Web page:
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PCR based identification and discrimination of agents of mucormycosis and aspergillosis in paraffin wax embedded tissue
  1. R Bialek1,
  2. F Konrad1,
  3. J Kern1,
  4. C Aepinus2,
  5. L Cecenas3,
  6. G M Gonzalez4,
  7. G Just-Nübling5,
  8. B Willinger6,
  9. E Presterl7,
  10. C Lass-Flörl8,
  11. V Rickerts5
  1. 1Institute for Tropical Medicine, University Hospital Tübingen, Keplerstrasse 15, 72074 Tübingen, Germany
  2. 2Institute for Medical Microbiology, Virology and Hygiene, University Hospital Rostock, Rostock D-18057, Germany
  3. 3Departamento de Pathologia, Universidad Autonoma Nuevo Leon, Monterrey, NL, Mexico CP 64460
  4. 4Departamento de Microbiologia, Universidad Autonoma Nuevo
  5. 5Medizinische Klinik III, University Hospital, D-60590 Frankfurt/Main, Germany
  6. 6Monterrey, Mexico, and Institute of Hygiene and Medical Microbiology, Medical University of Vienna, A-1090 Wein, Austria
  7. 7Department of Medicine, Division of Infectious Diseases and Hospital Epidemiology, CH-8091 Zurich, Switzerland
  8. 8Department of Hygiene and Social Medicine, University of Innsbruck, A-6010 Innsbruck, Austria
  1. Correspondence to:
 Dr R Bialek
 Institut für Tropenmedizin, Universitätsklinikum Tübingen, Keplerstrasse 15, 72074 Tübingen, Germany;


Background: Invasive fungal infections are often diagnosed by histopathology without identification of the causative fungi, which show significantly different antifungal susceptibilities.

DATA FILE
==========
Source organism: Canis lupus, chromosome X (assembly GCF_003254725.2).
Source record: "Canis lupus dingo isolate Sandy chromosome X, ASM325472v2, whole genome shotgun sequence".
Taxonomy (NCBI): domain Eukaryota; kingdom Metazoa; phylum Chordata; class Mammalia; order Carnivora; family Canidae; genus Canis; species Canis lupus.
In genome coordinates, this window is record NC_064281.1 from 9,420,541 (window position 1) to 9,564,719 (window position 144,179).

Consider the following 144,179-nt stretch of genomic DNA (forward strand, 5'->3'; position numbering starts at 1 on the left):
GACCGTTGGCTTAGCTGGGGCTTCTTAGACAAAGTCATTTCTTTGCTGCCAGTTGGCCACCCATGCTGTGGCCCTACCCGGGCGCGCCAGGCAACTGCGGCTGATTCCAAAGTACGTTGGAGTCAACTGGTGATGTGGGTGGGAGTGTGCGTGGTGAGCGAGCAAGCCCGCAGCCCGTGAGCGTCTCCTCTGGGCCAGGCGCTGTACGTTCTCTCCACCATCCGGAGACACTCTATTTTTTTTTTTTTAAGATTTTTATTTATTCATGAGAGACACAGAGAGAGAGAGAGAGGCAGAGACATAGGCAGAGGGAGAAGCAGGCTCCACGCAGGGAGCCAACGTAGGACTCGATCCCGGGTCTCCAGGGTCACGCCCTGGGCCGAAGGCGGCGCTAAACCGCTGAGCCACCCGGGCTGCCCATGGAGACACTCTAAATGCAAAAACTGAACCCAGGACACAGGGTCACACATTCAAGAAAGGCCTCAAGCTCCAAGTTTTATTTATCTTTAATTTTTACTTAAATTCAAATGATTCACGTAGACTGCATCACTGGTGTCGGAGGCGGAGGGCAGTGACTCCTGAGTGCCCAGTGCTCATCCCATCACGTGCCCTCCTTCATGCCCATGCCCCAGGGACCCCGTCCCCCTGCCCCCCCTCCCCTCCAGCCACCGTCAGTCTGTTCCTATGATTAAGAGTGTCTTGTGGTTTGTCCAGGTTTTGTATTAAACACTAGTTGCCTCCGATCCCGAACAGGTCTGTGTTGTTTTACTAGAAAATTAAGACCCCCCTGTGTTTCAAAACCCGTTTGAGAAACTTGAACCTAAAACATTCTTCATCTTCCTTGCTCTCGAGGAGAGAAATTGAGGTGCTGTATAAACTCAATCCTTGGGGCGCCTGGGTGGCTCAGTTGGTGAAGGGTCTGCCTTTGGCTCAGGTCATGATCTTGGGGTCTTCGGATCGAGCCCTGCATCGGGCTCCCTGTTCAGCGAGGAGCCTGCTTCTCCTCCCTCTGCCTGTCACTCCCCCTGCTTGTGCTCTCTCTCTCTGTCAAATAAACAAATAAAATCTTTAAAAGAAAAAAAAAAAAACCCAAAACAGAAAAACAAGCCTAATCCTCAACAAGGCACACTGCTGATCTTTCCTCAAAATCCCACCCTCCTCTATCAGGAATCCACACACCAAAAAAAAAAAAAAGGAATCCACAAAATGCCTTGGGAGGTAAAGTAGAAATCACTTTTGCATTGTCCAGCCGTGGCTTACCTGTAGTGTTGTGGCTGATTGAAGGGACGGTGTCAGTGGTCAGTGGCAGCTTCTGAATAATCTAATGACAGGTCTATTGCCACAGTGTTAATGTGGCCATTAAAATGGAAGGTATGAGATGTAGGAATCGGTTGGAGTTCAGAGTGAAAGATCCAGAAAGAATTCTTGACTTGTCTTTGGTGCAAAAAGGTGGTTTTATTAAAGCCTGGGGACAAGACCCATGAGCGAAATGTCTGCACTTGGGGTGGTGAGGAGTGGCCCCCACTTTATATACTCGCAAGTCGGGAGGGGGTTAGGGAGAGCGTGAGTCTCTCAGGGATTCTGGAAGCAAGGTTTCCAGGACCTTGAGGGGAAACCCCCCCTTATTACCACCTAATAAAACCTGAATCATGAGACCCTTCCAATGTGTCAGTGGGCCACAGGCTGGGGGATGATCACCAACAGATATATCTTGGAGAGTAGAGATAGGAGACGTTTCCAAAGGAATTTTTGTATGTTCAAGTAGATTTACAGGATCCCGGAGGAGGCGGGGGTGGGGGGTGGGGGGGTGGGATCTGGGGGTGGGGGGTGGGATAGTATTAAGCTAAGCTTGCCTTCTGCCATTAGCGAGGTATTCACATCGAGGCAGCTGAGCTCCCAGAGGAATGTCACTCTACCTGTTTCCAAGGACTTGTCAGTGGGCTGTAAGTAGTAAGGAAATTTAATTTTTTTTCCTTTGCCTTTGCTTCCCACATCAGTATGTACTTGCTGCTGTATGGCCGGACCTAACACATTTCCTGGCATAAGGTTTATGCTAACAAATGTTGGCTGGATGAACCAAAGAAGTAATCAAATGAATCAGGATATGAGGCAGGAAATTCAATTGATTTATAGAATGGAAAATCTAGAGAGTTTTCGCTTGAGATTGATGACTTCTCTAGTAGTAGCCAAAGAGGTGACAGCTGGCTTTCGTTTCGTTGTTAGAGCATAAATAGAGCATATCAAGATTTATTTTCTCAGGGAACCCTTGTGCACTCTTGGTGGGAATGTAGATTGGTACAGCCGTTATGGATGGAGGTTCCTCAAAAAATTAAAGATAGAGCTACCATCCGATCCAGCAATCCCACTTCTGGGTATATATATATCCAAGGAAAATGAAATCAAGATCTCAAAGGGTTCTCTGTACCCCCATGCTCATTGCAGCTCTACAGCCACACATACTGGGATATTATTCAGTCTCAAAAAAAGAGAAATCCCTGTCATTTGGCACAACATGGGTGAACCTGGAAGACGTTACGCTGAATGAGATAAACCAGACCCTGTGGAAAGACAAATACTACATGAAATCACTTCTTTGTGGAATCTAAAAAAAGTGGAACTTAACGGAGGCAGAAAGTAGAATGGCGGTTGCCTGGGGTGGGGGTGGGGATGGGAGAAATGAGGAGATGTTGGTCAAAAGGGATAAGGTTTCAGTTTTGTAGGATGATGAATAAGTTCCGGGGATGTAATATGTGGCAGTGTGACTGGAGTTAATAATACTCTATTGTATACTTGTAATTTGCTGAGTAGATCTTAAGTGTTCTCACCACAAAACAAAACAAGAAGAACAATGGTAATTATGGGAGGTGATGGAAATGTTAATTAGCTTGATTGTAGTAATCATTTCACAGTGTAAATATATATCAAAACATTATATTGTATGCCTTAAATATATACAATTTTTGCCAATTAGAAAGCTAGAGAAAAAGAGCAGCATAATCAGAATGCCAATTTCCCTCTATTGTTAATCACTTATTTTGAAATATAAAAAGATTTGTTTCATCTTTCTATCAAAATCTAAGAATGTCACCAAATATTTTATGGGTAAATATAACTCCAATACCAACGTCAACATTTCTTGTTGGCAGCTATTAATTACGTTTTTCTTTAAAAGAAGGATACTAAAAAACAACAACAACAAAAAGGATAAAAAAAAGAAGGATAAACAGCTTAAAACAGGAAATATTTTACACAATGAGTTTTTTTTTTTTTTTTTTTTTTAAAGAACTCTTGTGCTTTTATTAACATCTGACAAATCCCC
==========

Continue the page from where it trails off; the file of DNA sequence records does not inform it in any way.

Aims: To establish and evaluate a system of two seminested polymerase chain reaction (PCR) assays to identify and discriminate between agents of aspergillosis and mucormycosis in paraffin wax embedded tissue samples.

Methods: DNA of 52 blinded samples from five different centres was extracted and used as a template in two PCR assays targeting the mitochondrial aspergillosis DNA and the 18S ribosomal DNA of zygomycetes.

Results: Specific fungal DNA was identified in 27 of 44 samples in accordance with a histopathological diagnosis of zygomycosis or aspergillosis, respectively. Aspergillus fumigatus DNA was amplified from one specimen of zygomycosis (diagnosed by histopathology). In four of 16 PCR negative samples no human DNA was amplified, possibly as a result of the destruction of DNA before paraffin wax embedding. In addition, eight samples from clinically suspected fungal infections (without histopathological proof) were examined. The two PCR assays detected a concomitant infection with Absidia corymbifera and A fumigatus in one, and infections with Rhizopus arrhizus and A fumigatus in another two cases.

Conclusions: The two seminested PCR assays described here can support a histopathological diagnosis of mucormycosis or aspergillosis, and can identify the infective agent, thereby optimising antifungal treatment.

  • PCR, polymerase chain reaction
  • rDNA, ribosomal DNA
  • mucormycosis
  • aspergillosis
  • zygomycetes
  • polymerase chain reaction

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  • The data presented here are part of the doctoral thesis of F Konrad.